The other day, I learned about a doctor who had paid Rs 1.75 crore to get into a postgraduate surgical program in a private medical college in Kerala.
There has been so much talk on the unethical practices among doctors in India, the deteriorating standards of medical practice, the non-availability of senior doctors after regular hours, the corporate takeover and management of health care systems, and the general mistrust of doctors by patients. As somebody who joined this profession 48 years ago because of the lure of the high integrity, honesty and the honor of being a doctor, I must confess that I too am appalled about the state of affairs of medicine in India today.
Service and servanthood were the beacons of our calling. Working in a non-profit organization, where teamwork, supporting colleagues, looking after each other's patients, teaching, mentoring and encouraging younger talent, and the joy of showing empathy to other human beings less fortunate than us – the poor, needy, sick, miserable patient - were the reasons we joined the medical profession. Because of our ability to help others, we were treated with respect and favor by everyone. Sadly that is no longer the case.
Fifty percent of the medical college seats in most of the private medical colleges in the country, till recently, were being "sold" to the "highest bidder."
Having spent my entire life in the Christian Medical College and Hospital (CMCH) in Vellore, I must admit I lived in an utopian idealistic place, far removed from the present system. And having retired from Vellore, and working in another private institution, I now realize why patients come to Vellore in such huge numbers for treatment. The infrastructure there can be worse than in many corporate hospitals, the services we provide (in terms of the time and difficulty to get an appointment to see a doctor, and the delay in getting investigations and surgery or treatment done) can be very often mediocre, and the waiting interminable. As is so often, the doctors are too busy to spend quality time with the patients. And CMCH is not cheap by any means. Yet, daily, patients queue up there by the thousands.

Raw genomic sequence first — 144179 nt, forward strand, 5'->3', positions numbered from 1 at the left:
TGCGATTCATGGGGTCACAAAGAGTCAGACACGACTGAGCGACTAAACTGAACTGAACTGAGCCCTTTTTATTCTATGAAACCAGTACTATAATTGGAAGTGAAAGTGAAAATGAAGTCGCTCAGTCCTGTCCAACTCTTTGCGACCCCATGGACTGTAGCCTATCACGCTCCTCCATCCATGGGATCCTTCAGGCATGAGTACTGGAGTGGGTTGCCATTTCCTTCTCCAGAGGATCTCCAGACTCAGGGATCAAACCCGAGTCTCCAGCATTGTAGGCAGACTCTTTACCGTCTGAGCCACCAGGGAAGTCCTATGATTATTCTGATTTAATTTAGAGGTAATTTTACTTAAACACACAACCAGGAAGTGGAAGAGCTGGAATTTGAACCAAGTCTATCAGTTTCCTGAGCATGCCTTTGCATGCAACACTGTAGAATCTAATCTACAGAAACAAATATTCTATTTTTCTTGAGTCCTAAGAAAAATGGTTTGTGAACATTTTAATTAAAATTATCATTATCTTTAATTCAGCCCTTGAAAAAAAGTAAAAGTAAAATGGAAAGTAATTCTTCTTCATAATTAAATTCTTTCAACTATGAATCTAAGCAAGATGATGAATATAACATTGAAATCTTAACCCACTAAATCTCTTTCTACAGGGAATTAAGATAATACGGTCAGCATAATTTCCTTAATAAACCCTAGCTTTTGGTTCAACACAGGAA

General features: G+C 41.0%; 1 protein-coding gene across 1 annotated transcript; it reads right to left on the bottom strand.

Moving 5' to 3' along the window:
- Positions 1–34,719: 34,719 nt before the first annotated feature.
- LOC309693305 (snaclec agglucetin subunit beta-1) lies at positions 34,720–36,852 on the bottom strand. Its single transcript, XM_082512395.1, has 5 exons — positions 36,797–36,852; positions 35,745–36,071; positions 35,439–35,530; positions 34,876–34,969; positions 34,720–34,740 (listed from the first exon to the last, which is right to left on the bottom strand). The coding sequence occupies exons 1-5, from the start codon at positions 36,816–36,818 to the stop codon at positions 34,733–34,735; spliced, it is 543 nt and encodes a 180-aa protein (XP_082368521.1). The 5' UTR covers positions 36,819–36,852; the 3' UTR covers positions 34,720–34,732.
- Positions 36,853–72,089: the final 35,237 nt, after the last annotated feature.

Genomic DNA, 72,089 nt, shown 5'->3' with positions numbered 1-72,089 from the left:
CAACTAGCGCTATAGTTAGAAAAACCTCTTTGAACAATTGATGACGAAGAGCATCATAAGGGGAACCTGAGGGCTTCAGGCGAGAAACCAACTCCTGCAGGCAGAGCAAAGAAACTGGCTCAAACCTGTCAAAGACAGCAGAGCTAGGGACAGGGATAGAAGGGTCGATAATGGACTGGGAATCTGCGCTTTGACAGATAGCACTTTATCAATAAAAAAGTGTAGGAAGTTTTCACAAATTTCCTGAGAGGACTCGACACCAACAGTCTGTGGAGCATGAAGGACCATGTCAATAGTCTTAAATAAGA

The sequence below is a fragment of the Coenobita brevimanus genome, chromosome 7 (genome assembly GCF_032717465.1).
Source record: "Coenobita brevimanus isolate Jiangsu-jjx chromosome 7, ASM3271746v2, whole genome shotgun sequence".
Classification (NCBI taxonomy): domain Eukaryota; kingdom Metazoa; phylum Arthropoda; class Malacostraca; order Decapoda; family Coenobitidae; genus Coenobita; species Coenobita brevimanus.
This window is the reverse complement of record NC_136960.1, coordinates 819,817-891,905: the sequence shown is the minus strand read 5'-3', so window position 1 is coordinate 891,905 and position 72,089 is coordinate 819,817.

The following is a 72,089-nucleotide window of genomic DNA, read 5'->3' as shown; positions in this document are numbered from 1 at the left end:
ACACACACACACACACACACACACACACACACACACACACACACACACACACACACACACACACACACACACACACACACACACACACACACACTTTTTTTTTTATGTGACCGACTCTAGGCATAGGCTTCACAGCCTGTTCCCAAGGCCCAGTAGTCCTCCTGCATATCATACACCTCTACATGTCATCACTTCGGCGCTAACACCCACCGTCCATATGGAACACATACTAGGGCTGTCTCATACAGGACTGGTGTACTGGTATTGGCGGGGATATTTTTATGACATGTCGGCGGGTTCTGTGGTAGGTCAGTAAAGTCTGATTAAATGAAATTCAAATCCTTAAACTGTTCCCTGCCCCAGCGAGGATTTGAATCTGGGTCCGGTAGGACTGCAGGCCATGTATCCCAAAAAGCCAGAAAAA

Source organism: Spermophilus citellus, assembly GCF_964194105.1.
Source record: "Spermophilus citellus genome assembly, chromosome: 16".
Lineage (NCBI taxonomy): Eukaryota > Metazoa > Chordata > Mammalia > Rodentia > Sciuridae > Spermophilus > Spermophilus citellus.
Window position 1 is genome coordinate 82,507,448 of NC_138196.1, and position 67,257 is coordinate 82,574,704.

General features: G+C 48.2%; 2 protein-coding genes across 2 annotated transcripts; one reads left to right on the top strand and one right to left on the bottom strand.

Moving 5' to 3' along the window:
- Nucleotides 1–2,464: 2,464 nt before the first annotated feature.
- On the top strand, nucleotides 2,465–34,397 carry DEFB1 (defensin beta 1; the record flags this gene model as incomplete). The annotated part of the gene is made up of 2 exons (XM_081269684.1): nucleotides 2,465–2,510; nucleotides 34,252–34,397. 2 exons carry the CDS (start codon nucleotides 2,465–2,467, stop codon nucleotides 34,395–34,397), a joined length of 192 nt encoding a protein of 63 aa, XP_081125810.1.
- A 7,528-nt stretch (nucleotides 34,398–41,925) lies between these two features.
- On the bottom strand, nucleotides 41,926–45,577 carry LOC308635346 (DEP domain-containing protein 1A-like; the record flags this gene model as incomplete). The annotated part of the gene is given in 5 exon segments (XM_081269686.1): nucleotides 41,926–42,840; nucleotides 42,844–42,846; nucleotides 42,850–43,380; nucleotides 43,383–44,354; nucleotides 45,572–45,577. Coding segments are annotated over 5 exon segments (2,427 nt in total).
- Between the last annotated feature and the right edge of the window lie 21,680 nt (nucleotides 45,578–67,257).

I have realized it is only because of one single reason. It is because they trust us, because they know we don’t make any extra money for seeing them, or doing surgery on them. Many patients come only for an opinion, and then go elsewhere for their treatment where it is done quicker, or at a more convenient or affordable place, or at a place with better infrastructure and facilities.
They come only because they want an honest opinion
Why has this happened?
It has all boiled down to medicine becoming a business today, and the patient a customer.
It starts with the selection of medical students. Fity percent of the medical college seats in most of the private medical colleges are allotted to the "management." In spite of the NEET exam being introduced this year, private medical colleges have only increased their fees, making admission unattainable in the "management quota" seats for the poor.
Merit is definitely important in being a doctor. Clever, hardworking, diligent, conscientious students are necessary, in order to be trained to become competent doctors. But the NEET exam is not the panacea or universal remedy for all the problems of selection. Personality traits like compassion, integrity, social sensitivity, an all-round personality etc. are also equally important. Selection should be based on all of the above criteria, before students are admitted for the medical course. Therefore, an interview conducted with integrity is invaluable in weeding out people unfit for our noble profession. Just selecting students on their ability to pay will result in very poor quality doctors being let loose on the public.